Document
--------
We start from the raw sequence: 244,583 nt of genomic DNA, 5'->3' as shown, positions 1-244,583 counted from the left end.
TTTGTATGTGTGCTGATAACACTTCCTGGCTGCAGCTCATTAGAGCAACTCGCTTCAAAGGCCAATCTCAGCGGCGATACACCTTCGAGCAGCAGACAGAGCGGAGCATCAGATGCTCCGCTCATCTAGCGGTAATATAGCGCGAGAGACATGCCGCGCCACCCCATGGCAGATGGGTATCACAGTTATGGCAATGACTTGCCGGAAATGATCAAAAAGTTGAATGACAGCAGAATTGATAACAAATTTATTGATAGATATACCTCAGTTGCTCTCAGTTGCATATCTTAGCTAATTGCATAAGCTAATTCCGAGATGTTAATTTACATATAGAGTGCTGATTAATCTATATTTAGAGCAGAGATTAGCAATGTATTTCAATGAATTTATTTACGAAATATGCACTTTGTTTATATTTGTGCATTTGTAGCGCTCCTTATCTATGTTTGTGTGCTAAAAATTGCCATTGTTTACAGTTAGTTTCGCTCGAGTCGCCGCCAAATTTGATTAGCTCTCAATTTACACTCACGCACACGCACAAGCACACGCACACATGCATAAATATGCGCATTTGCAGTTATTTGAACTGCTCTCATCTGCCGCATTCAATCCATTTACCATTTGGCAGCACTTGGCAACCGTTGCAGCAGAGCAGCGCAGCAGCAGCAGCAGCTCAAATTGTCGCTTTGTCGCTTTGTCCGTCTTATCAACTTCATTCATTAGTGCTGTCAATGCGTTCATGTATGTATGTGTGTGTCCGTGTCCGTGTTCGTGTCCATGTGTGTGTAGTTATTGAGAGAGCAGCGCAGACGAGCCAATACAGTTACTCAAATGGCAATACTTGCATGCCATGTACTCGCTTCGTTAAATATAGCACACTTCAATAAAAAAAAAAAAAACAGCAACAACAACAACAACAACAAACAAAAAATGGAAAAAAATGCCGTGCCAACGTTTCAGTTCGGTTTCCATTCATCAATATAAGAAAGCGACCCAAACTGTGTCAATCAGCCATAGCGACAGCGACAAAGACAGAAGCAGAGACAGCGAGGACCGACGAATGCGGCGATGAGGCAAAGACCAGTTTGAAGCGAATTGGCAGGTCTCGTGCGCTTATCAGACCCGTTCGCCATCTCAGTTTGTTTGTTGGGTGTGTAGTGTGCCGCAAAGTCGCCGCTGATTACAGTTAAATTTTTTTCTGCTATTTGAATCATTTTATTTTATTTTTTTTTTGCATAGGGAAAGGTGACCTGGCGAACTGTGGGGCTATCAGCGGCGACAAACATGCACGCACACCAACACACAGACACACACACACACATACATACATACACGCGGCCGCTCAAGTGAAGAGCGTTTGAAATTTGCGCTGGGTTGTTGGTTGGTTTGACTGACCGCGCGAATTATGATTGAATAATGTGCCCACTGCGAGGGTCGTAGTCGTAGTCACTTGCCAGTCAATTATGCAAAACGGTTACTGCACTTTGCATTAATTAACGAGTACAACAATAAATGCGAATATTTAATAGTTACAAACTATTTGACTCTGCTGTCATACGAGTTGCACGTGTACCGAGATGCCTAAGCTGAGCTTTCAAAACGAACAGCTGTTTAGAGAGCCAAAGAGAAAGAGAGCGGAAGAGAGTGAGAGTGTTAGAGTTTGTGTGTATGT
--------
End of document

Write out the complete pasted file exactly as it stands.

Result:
We start from the raw sequence: 244,583 nt of genomic DNA, 5'->3' as shown, positions 1-244,583 counted from the left end.
TTTGTATGTGTGCTGATAACACTTCCTGGCTGCAGCTCATTAGAGCAACTCGCTTCAAAGGCCAATCTCAGCGGCGATACACCTTCGAGCAGCAGACAGAGCGGAGCATCAGATGCTCCGCTCATCTAGCGGTAATATAGCGCGAGAGACATGCCGCGCCACCCCATGGCAGATGGGTATCACAGTTATGGCAATGACTTGCCGGAAATGATCAAAAAGTTGAATGACAGCAGAATTGATAACAAATTTATTGATAGATATACCTCAGTTGCTCTCAGTTGCATATCTTAGCTAATTGCATAAGCTAATTCCGAGATGTTAATTTACATATAGAGTGCTGATTAATCTATATTTAGAGCAGAGATTAGCAATGTATTTCAATGAATTTATTTACGAAATATGCACTTTGTTTATATTTGTGCATTTGTAGCGCTCCTTATCTATGTTTGTGTGCTAAAAATTGCCATTGTTTACAGTTAGTTTCGCTCGAGTCGCCGCCAAATTTGATTAGCTCTCAATTTACACTCACGCACACGCACAAGCACACGCACACATGCATAAATATGCGCATTTGCAGTTATTTGAACTGCTCTCATCTGCCGCATTCAATCCATTTACCATTTGGCAGCACTTGGCAACCGTTGCAGCAGAGCAGCGCAGCAGCAGCAGCAGCTCAAATTGTCGCTTTGTCGCTTTGTCCGTCTTATCAACTTCATTCATTAGTGCTGTCAATGCGTTCATGTATGTATGTGTGTGTCCGTGTCCGTGTTCGTGTCCATGTGTGTGTAGTTATTGAGAGAGCAGCGCAGACGAGCCAATACAGTTACTCAAATGGCAATACTTGCATGCCATGTACTCGCTTCGTTAAATATAGCACACTTCAATAAAAAAAAAAAAAACAGCAACAACAACAACAACAACAAACAAAAAATGGAAAAAAATGCCGTGCCAACGTTTCAGTTCGGTTTCCATTCATCAATATAAGAAAGCGACCCAAACTGTGTCAATCAGCCATAGCGACAGCGACAAAGACAGAAGCAGAGACAGCGAGGACCGACGAATGCGGCGATGAGGCAAAGACCAGTTTGAAGCGAATTGGCAGGTCTCGTGCGCTTATCAGACCCGTTCGCCATCTCAGTTTGTTTGTTGGGTGTGTAGTGTGCCGCAAAGTCGCCGCTGATTACAGTTAAATTTTTTTCTGCTATTTGAATCATTTTATTTTATTTTTTTTTTGCATAGGGAAAGGTGACCTGGCGAACTGTGGGGCTATCAGCGGCGACAAACATGCACGCACACCAACACACAGACACACACACACACATACATACATACACGCGGCCGCTCAAGTGAAGAGCGTTTGAAATTTGCGCTGGGTTGTTGGTTGGTTTGACTGACCGCGCGAATTATGATTGAATAATGTGCCCACTGCGAGGGTCGTAGTCGTAGTCACTTGCCAGTCAATTATGCAAAACGGTTACTGCACTTTGCATTAATTAACGAGTACAACAATAAATGCGAATATTTAATAGTTACAAACTATTTGACTCTGCTGTCATACGAGTTGCACGTGTACCGAGATGCCTAAGCTGAGCTTTCAAAACGAACAGCTGTTTAGAGAGCCAAAGAGAAAGAGAGCGGAAGAGAGTGAGAGTGTTAGAGTTTGTGTGTATGT